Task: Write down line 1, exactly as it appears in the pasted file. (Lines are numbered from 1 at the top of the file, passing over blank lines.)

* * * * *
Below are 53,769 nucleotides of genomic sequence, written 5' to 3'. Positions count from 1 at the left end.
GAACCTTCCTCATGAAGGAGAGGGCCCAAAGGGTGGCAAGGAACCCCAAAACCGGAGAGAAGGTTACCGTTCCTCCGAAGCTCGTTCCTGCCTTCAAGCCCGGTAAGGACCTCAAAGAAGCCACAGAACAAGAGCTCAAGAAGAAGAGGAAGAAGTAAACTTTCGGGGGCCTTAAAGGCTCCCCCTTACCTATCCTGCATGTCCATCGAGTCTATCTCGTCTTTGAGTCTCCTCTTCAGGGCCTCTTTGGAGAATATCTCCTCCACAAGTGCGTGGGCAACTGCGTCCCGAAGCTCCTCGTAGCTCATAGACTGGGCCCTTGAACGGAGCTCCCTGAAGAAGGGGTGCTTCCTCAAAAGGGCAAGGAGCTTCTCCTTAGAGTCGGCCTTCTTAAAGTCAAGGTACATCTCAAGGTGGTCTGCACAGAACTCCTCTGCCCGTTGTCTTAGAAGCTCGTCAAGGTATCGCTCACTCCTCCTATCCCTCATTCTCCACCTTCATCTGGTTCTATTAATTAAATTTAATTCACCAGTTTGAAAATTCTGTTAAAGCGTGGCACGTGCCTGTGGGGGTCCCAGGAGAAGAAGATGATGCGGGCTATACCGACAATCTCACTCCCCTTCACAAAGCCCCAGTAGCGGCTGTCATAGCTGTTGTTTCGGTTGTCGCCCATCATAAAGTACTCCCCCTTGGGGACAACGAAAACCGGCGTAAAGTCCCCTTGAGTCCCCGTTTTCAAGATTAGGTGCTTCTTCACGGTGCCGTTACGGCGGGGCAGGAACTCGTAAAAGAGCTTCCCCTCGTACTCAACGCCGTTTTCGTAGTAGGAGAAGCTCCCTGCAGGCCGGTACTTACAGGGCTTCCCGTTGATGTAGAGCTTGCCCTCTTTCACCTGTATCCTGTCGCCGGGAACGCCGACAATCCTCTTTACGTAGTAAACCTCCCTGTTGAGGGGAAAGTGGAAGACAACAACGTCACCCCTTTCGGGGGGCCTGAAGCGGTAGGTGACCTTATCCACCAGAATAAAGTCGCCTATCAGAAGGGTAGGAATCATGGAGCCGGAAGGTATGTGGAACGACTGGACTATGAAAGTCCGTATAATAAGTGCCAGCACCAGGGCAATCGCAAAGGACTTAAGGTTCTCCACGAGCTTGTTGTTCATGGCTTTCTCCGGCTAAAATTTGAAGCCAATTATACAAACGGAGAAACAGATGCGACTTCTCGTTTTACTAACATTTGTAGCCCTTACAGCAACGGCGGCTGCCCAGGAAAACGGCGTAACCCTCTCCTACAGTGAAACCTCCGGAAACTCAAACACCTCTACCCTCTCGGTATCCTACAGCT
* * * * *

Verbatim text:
Below are 53,769 nucleotides of genomic sequence, written 5' to 3'. Positions count from 1 at the left end.